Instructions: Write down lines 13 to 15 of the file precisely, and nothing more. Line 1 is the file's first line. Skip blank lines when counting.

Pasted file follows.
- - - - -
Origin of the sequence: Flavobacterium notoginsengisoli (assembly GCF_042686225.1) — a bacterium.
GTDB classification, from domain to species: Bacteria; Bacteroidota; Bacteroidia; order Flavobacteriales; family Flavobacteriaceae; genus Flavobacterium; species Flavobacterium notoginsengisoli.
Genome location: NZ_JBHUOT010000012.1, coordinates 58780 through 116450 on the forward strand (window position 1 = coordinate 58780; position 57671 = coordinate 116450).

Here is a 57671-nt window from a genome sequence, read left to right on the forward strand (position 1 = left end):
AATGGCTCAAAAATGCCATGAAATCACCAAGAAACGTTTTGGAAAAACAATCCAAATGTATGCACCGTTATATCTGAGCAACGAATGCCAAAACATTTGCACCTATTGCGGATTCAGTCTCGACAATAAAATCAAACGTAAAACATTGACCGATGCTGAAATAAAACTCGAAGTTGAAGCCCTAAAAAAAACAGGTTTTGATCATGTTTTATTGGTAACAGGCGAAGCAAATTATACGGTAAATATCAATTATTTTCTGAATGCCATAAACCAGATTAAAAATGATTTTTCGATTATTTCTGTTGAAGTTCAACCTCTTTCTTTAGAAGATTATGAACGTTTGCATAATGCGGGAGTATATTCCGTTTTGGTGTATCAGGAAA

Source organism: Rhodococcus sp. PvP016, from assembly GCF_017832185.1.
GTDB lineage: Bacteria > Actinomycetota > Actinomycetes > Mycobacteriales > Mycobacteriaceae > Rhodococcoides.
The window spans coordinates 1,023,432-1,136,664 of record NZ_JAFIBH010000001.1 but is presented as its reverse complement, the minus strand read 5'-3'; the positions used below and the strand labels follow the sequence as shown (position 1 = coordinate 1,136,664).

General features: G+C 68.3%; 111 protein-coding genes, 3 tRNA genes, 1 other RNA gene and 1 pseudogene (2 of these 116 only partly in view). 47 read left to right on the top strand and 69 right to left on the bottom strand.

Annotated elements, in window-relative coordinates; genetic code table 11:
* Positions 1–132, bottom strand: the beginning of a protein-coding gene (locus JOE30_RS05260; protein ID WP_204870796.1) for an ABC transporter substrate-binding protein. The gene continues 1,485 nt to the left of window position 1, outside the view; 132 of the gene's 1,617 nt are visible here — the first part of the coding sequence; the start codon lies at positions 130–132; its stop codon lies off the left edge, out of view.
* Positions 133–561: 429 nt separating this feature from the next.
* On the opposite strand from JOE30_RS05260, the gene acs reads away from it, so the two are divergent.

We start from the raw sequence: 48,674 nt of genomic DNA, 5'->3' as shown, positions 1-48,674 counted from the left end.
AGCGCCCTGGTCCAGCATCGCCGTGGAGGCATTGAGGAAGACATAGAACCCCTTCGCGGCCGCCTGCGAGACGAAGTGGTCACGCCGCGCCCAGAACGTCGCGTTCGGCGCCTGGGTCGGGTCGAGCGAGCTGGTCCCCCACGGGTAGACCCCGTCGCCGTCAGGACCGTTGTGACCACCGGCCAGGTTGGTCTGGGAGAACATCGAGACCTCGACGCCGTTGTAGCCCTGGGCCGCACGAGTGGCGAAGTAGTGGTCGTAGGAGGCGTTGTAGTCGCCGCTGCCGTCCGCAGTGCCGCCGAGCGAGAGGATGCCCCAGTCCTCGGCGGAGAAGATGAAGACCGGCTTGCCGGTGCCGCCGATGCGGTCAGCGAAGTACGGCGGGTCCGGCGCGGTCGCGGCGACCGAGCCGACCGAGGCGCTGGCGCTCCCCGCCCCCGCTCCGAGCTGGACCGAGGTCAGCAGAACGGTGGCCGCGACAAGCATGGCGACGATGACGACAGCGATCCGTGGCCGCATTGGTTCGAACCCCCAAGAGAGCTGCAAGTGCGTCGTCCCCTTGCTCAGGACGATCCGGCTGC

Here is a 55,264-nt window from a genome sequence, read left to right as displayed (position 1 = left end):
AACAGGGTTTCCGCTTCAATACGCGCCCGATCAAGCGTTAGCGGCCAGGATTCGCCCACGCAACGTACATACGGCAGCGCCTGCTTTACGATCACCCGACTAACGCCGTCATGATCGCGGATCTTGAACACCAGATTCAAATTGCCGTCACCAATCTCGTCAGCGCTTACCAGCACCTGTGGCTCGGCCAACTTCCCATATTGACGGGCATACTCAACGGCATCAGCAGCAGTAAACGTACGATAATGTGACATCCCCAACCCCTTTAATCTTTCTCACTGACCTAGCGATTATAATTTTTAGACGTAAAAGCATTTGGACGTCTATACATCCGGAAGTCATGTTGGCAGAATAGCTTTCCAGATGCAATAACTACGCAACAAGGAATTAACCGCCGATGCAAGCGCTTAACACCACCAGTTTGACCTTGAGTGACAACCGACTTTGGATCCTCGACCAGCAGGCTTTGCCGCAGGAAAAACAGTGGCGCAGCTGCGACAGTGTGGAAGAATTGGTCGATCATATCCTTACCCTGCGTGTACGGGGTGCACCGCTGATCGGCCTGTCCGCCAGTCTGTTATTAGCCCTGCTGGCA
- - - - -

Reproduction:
* On the opposite strand from JOE30_RS05260, the gene acs reads away from it, so the two are divergent.

We start from the raw sequence: 48,674 nt of genomic DNA, 5'->3' as shown, positions 1-48,674 counted from the left end.
AGCGCCCTGGTCCAGCATCGCCGTGGAGGCATTGAGGAAGACATAGAACCCCTTCGCGGCCGCCTGCGAGACGAAGTGGTCACGCCGCGCCCAGAACGTCGCGTTCGGCGCCTGGGTCGGGTCGAGCGAGCTGGTCCCCCACGGGTAGACCCCGTCGCCGTCAGGACCGTTGTGACCACCGGCCAGGTTGGTCTGGGAGAACATCGAGACCTCGACGCCGTTGTAGCCCTGGGCCGCACGAGTGGCGAAGTAGTGGTCGTAGGAGGCGTTGTAGTCGCCGCTGCCGTCCGCAGTGCCGCCGAGCGAGAGGATGCCCCAGTCCTCGGCGGAGAAGATGAAGACCGGCTTGCCGGTGCCGCCGATGCGGTCAGCGAAGTACGGCGGGTCCGGCGCGGTCGCGGCGACCGAGCCGACCGAGGCGCTGGCGCTCCCCGCCCCCGCTCCGAGCTGGACCGAGGTCAGCAGAACGGTGGCCGCGACAAGCATGGCGACGATGACGACAGCGATCCGTGGCCGCATTGGTTCGAACCCCCAAGAGAGCTGCAAGTGCGTCGTCCCCTTGCTCAGGACGATCCGGCTGC